This article looks at arguably the most dominant rhetorical move in contemporary historical Jesus scholarship, namely the ‘Jewishness’ of Jesus or a ‘very Jewish’ Jesus, and how this superficially but credibly positive rhetoric subtly maintains the older myth of superiority over against Judaism. This scholarly trend is located in contemporary ideological discourses concerning Israel and Judaism and liberal multiculturalism and is shown to be deeply embedded in scholarly historical practice. Some consideration is also given to the ideological locations of the ‘Judean’ and ‘Jesus the Israelite’ debate.
P. NovickThe Holocaust and Collective Memory (London: Bloomsbury1999); N. Finkelstein The Holocaust Industry: Reflections on the Exploitation of Jewish Suffering (London and New York: Verso 2nd edn 2003).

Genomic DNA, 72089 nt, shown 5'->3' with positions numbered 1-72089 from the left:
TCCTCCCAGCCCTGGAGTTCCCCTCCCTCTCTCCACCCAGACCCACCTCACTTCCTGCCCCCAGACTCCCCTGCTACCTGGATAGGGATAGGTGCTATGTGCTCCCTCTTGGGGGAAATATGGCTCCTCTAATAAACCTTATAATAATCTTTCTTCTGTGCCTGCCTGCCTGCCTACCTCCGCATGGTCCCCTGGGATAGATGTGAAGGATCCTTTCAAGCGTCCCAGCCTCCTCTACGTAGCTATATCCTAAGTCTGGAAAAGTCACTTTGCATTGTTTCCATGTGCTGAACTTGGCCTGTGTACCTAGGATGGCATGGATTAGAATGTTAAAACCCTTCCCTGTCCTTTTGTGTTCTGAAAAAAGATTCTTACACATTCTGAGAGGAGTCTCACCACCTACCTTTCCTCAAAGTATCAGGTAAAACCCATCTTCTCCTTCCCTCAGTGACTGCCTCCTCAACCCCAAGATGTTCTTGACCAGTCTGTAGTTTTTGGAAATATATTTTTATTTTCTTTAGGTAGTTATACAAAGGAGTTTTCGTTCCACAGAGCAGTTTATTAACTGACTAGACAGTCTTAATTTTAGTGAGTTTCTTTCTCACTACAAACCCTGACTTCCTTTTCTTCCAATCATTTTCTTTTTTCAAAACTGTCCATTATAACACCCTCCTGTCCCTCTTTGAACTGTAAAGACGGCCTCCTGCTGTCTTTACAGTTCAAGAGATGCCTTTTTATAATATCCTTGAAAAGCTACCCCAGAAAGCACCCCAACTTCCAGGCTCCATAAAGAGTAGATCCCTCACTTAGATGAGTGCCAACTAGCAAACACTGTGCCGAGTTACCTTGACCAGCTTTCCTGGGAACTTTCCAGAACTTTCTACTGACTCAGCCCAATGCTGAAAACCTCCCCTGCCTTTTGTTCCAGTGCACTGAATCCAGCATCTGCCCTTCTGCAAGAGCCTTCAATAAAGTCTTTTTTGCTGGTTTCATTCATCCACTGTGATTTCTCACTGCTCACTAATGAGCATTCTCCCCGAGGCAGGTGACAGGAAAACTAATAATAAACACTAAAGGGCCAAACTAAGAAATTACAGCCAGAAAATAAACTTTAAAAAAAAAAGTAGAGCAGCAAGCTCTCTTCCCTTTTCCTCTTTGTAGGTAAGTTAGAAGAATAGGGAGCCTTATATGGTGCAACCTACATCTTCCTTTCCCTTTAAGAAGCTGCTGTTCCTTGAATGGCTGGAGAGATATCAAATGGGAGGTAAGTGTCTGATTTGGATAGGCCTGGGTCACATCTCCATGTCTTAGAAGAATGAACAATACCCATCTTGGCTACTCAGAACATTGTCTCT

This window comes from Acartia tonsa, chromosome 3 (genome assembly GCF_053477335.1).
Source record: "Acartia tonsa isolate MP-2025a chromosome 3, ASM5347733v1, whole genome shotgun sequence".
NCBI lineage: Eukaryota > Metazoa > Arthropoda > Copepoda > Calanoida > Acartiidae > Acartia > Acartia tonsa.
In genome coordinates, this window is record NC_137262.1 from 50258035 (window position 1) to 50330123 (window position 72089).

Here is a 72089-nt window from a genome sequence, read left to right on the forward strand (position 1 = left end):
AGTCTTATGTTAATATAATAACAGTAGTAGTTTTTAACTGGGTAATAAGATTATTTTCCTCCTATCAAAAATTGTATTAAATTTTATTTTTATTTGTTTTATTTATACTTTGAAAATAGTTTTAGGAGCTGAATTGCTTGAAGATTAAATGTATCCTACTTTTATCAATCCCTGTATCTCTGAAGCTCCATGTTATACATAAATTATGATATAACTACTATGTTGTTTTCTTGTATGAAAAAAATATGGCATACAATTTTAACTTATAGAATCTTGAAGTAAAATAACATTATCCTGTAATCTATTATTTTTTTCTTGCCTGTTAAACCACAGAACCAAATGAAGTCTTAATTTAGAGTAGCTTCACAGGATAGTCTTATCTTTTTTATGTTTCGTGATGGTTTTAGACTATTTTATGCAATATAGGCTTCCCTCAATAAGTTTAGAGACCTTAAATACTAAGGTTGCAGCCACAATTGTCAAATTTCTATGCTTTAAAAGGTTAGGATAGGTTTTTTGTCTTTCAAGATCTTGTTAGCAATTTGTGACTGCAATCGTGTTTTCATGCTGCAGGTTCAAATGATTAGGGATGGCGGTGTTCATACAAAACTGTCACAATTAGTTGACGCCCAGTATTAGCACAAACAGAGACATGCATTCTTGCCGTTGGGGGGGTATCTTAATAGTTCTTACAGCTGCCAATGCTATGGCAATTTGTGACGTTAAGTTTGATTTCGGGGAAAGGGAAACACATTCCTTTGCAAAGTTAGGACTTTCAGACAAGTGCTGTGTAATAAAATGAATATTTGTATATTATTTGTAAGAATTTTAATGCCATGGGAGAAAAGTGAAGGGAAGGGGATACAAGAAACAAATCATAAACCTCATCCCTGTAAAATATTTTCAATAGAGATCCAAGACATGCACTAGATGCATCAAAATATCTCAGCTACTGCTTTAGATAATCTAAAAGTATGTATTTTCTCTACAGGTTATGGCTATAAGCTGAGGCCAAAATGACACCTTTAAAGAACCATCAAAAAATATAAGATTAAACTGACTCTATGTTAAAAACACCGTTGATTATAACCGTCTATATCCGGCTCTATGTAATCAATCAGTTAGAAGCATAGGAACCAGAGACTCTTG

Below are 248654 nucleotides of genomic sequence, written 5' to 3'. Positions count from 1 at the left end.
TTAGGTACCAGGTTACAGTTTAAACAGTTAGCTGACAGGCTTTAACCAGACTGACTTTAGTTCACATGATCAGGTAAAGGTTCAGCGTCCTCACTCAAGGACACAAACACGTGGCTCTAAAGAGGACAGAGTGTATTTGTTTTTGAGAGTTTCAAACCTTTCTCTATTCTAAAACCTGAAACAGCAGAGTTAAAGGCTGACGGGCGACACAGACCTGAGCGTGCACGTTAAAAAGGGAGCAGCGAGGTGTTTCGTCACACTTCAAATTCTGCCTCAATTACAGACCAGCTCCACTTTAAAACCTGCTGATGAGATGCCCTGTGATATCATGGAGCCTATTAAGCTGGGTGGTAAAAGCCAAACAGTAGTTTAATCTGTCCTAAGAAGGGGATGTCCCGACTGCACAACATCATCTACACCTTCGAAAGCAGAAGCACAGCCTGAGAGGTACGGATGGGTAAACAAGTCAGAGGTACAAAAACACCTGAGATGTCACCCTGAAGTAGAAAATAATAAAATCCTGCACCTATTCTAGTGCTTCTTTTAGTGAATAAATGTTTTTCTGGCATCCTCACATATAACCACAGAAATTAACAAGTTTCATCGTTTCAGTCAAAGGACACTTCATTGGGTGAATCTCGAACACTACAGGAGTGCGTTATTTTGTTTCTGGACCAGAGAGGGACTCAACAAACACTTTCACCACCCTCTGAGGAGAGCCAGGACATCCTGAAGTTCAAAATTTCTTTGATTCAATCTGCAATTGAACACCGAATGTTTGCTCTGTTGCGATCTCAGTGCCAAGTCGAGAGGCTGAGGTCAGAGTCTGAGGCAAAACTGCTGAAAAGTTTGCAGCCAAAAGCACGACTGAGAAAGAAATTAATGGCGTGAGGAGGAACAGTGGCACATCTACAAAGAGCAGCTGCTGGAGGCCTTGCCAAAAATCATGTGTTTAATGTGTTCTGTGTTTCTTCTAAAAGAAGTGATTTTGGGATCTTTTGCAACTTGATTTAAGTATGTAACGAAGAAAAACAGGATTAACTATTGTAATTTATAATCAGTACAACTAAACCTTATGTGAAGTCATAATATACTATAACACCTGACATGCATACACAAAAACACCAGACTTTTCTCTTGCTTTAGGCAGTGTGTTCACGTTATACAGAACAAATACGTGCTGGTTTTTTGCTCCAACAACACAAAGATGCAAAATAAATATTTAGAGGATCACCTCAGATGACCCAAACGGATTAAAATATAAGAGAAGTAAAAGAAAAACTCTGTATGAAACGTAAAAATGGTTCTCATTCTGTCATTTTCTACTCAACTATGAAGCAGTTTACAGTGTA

G. Theissen and D. WinterThe Quest for the Plausible Jesus: The Question of Criteria (Louisville: Westminster John Knox2002) and D. Winter ‘Saving the Quest for Authenticity from the Criterion of Dissimilarity: History and Plausibility’ in C. Keith and A. Le Donne (eds.) Jesus Criteria and the Demise of Authenticity (London: T&T Clark 2012) pp. 115-31.
J.H. Elliott‘Jesus the Israelite was Neither a “Jew” nor a “Christian”: On Correcting Misleading Nomenclature’JSHJ5 (2007) pp. 119-54. For further analysis of this trend see Crossley Jesus in an Age of Neoliberalism pp. 175-84.